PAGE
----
ISLAMORADA -- The Village Council will once again discuss what to do about the 500 properties scheduled to be serviced by a low-pressure grinder pump system when it convenes Thursday, Sept 25.
"We have to feel our way down this path," Councilwoman Deb Gillis said Monday. "I still think that subsidy is the way we're going."
Gillis added, however, that any decision the council makes will leave some people unhappy.
"We can't win," she said.
Council members last discussed the grinder pump quandary at a workshop two weeks, but they made no decision on how to resolve the situation. Properties in less populated areas of the village are slated to be serviced by a low-pressure sewer system, rather than the vacuum system to which the majority of village properties will be connected.
Many residents in those areas oppose the proposal, in part because grinder pumps cost an average of $6,500 more than a vacuum line connection, according to village estimates.
Grinder pumps also require an electrical hookup. They eventually have to be replaced. And they stop working in the case of a power outage. Those are all issues that the property owners who connect to a vacuum line won't have to face.
But putting more properties on the vacuum system will be expensive. In a presentation at a Sept. 11 workshop, engineering consultant Tom Brzezinski of the firm Wade Trim told a packed Founders Park Community Center that it would add $6.5 million to the village's $99 million sewer project to put an extra 210 Lower Matecumbe Key residences onto the vacuum line.
Such a move would still leave 46 Lower Matecumbe residences with grinder pumps. Plus, it wouldn't deal with the grinder pump properties on Islamorada's other three islands.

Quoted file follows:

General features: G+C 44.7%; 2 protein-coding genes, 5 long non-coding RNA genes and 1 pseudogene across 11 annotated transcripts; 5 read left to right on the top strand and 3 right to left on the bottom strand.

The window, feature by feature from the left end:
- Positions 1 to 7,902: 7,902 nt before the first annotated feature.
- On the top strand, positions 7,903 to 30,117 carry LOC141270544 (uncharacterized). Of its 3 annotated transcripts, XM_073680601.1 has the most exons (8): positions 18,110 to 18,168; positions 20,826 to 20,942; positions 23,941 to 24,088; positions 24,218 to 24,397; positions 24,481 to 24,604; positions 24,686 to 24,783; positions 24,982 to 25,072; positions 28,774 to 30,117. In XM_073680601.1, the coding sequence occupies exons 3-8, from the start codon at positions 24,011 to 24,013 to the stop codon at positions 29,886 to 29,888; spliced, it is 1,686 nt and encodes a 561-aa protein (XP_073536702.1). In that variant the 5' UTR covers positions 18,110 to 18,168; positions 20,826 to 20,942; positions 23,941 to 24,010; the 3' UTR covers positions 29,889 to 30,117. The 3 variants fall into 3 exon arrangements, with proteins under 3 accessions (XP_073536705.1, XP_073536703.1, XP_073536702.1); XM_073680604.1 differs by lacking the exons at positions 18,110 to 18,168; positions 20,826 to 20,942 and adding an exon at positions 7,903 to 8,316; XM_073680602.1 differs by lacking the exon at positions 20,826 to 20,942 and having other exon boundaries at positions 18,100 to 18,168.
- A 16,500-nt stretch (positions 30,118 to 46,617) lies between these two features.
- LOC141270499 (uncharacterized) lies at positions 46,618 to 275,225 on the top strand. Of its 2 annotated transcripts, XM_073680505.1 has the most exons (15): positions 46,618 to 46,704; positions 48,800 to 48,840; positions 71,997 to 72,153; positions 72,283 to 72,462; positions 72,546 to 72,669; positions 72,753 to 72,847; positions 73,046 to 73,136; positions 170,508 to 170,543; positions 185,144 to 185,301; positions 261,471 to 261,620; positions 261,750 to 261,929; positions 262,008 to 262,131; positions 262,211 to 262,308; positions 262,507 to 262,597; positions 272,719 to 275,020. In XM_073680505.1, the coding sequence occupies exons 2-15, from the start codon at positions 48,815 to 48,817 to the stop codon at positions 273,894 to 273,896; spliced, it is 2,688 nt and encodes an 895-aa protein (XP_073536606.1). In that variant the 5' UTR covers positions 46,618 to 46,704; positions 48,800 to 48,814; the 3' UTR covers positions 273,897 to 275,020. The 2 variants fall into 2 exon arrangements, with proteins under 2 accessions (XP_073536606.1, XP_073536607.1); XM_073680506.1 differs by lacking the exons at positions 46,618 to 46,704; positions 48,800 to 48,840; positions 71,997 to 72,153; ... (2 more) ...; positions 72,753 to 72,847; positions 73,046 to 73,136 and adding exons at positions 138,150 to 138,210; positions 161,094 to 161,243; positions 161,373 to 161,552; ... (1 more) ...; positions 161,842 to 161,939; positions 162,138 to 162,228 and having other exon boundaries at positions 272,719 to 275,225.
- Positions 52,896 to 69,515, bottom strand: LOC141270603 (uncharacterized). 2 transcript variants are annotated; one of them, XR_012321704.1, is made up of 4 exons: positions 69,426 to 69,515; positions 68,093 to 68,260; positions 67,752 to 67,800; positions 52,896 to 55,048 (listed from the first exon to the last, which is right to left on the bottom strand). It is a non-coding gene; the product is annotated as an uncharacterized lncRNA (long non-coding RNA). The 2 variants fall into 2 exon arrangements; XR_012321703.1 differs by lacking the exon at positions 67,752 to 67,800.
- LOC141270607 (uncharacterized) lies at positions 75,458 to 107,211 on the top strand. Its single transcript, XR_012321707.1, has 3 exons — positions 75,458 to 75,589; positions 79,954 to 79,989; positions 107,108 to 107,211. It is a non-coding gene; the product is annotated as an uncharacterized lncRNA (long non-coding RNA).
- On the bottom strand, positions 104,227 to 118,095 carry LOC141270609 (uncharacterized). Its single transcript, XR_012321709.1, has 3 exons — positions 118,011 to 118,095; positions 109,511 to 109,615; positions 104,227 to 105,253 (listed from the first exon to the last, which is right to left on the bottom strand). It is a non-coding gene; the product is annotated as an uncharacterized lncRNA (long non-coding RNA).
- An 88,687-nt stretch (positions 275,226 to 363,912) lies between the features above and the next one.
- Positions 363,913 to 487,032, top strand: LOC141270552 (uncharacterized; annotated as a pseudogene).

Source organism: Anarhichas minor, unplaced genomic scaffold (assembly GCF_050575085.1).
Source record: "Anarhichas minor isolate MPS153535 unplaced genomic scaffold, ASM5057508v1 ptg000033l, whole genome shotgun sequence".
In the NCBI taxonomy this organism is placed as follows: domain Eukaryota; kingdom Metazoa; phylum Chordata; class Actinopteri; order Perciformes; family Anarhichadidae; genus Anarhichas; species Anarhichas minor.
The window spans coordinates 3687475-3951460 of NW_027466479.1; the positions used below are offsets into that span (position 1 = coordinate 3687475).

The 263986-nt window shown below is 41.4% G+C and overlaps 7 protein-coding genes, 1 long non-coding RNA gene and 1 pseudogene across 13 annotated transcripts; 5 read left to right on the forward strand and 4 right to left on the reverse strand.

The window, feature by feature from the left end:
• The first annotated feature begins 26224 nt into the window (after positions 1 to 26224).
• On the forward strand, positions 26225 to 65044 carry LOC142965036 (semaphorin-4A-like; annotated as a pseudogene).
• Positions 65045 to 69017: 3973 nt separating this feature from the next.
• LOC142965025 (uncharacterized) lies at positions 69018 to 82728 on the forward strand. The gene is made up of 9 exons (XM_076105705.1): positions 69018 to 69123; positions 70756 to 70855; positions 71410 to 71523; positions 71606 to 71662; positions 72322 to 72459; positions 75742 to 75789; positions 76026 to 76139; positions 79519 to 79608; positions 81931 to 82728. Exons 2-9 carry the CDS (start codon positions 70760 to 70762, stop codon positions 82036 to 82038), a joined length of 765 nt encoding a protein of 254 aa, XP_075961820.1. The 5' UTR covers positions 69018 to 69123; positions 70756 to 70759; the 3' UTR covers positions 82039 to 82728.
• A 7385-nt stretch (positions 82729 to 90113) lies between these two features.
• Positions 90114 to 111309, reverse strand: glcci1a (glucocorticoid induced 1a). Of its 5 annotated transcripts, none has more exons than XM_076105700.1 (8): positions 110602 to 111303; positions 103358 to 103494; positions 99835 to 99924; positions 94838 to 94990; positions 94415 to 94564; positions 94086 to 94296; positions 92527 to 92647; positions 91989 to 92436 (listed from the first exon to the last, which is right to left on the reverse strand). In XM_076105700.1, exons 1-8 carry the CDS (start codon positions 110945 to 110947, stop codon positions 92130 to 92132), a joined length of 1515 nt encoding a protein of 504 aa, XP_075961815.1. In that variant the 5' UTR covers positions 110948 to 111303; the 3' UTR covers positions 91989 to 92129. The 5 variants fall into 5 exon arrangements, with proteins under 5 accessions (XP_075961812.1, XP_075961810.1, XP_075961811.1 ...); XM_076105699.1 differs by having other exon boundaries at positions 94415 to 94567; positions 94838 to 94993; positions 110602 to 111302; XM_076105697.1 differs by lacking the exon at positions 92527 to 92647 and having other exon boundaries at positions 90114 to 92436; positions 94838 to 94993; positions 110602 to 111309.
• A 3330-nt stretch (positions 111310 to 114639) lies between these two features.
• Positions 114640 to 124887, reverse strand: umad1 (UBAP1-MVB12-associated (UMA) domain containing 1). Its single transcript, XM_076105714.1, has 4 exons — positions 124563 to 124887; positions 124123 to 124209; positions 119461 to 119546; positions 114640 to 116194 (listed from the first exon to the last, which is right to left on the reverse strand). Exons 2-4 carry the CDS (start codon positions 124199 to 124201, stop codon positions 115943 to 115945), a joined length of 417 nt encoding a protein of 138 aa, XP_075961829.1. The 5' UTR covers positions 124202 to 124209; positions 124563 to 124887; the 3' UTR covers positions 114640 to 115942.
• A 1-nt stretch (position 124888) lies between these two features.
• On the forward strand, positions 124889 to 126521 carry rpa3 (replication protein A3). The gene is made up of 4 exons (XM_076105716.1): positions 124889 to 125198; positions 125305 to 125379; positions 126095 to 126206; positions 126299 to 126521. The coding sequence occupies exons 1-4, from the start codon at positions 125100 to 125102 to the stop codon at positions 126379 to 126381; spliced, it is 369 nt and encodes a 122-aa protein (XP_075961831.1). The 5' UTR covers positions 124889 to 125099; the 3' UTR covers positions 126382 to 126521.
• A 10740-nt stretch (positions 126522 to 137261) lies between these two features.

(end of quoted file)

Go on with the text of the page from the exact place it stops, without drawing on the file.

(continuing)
A cheaper solution would be to subsidize the grinder pump property owners for the extra expense of the low-pressure line. Subsidies of $6,500 for the 500 such properties villagewide would cost $3.25 million. Council members have also discussed making the subsidies larger, in order to cover long-term maintenance costs.
Gillis said she hopes the council will decide how it will handle the situation at Thursday's meeting.
Also this week, the council will revisit the issue of a bicycle lane on Sunshine Boulevard, in north Plantation Key's Kahiki Harbor neighborhood. Two weeks ago, council members decided to add bike lanes only on Plantation Key Colony's Royal Poinciana Boulevard as part of the road repaving set to take place in the aftermath of sewer work.
But the pleas of several Kahiki Harbor residents, some of them children, at a budget hearing last Wednesday caused the council to reconsider the decision.
Five-foot bike lanes on both sides of Sunshine Boulevard would cost $99,000, according to a proposal put forward by the sewer contractor Layne, known locally as Reynolds Water Islamorada. The council sounded more likely to approve a lane on just one side of the street when it discussed the matter last week.
Also on Thursday, the council will discuss:
• Several proposed ordinances related to the village's ongoing effort to reduce red tape on construction and property improvements.
• A proposal by Councilman Mike Forster to co-designate Upper Matecumbe Key's Dogwood Lane as George Hommell Lane. The late fishing guide and World Wide Sportsman founder lived on the street until his passing on Aug. 31.